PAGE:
Sunday, March 19, 2000

Ohio exam has pupils cramming

CPS sponsors study sessions over weekend

The Cincinnati Enquirer

        Even after three Saturdays spent on extra study time, the butterflies are getting worse for fifth-grader Calvin Maxton as his date with the Ohio Proficiency Tests nears.

        “I'm a little nervous, yeah,” Calvin, an 11-year-old at Rockdale Elementary in Avondale, said Saturday on the final morning of a series of extra study days that began in February. “But getting the extra help has made me feel better about it.”

  Students throughout the state in grades 4 and 6 begin taking the Ohio Proficiency Tests on Monday. Testing will last four days.
  Students are tested on reading, writing, math, science and citizenship. Each test lasts between 11/2 and 21/2 hours.
  The results will be made public in June.
  Ninth- and 12th-grade students took tests last week.
  The tests are pass-fail, although individual scores are noted and placed in student files.
        Rockdale is one of three Cincinnati Public Schools that held sessions Saturday, as schools throughout the district have carved out extra weekend time to cram for the proficiency tests.

        Elementary students across the state — including the 50 or so who showed up at Rockdale Saturday — begin taking the tests Monday.

        The state education department uses the tests to measure the achievement levels of individual students.

        They are given to kids in all grades, but the state requires they be given to fourth-, sixth-, ninth- and 12th-graders each year. Students who don't pass the ninth-grade test aren't allowed to graduate, although students can take the test as many as 40 times during their high school career, and again after their senior year.

        Starting in 2002, students who don't pass the fourth-grade reading portion won't be allowed to advance.

        State officials also use the tests to grade schools and dis tricts. On Feb. 28, CPS received the lowest of four possible grades, leading to increased emphasis on getting more children to pass the tests. Parents receiving pamphlets on how to prepare children for the tests.

        “Clearly, our promotion standards are tied to these tests,” said Rockdale principal Arthur Houston, who is in his first year at the 610-student school.

        Last year, 16.5 percent of fourth-graders at Rockdale passed the reading portion of the test compared to 33.6 percent of all CPS fourth-graders.

        The state standard is 75 percent, causing many in the community to clamor for higher test scores.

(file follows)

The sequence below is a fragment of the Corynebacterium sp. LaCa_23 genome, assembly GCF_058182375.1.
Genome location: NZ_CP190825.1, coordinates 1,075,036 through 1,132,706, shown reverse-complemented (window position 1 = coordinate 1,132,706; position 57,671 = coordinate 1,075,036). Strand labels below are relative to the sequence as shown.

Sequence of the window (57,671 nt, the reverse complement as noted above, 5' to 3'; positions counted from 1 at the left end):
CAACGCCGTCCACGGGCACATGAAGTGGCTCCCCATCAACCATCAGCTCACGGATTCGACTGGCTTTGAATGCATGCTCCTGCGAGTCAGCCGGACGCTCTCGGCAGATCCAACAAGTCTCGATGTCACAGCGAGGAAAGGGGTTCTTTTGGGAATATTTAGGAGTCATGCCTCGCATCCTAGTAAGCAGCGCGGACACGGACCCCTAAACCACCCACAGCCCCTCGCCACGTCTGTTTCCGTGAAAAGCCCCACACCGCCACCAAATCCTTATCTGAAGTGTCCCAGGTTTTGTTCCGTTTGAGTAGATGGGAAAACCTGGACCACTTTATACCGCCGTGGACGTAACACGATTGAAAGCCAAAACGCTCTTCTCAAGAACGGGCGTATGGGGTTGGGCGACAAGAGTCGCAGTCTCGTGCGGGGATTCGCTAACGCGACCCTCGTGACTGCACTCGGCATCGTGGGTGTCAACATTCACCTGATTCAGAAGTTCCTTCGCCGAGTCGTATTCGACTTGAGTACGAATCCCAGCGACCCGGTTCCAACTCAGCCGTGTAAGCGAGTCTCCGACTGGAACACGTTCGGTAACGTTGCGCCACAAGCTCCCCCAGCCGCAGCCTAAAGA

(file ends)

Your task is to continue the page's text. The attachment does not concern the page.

“The challenge has been to educate the students and the parents to the fact that life moves on beyond the proficiency tests, and that we are trying to give a well-rounded education,” Mr. Houston said.

        The tests have been called into question by some teachers and parents around the state. Criticisms include that they are racially biased, too demanding of the students, and too intrusive into classroom curricula.

        Mr. Houston said the tests have their place, but he worries that with instructors teaching to the test, other subject matter is neglected.

        “The presidents aren't asked on the third-grade citizenship test, so the kids don't get it in class,” he said. “That's something I think should be taught, but we just can't get to it.”

        Amy Cleveland, a fifth-grade teacher at predominantly black Rockdale, said there were several questions on last year's tests that could be considered racially biased.

        “There was one that showed five white kids and asked for the student to infer how they got sunburn on only one side of their face,” Ms. Cleveland said. “Another question talked about the rowing team, like any of these kids would know about that sport.”

        But Saturday's session went beyond reviewing possible questions and answers. Students also learned relaxation techniques such as deep breathing and meditation along with other test-taking skills.

        Only children without discipline problems were invited to attend the Rockdale session.

        Mr. Houston denied trying to skew the scores higher by giving star students more attention, saying all children were welcome if a parent accompanied them to the classroom.

        “If our teachers are going to give up their Saturday to help out these kids, they should be able to pick the kids,” Mr. Houston said. “Besides, this is only a pass-fail test, and the state only looks at how many kids pass the test, not the average score.”

        Several parents said that their kids have been anxious about the tests, even though the tests won't affect grades or even determine whether students advance to the next grade.

        Still, parents felt the Saturday sessions were worthwhile.

        “For me, the sacrifice is not that great,” said Miya Wilson, who has four kids at the school. “If they would rather be in school than sitting around watching cartoons and eating cereal, than I'm all for it.”

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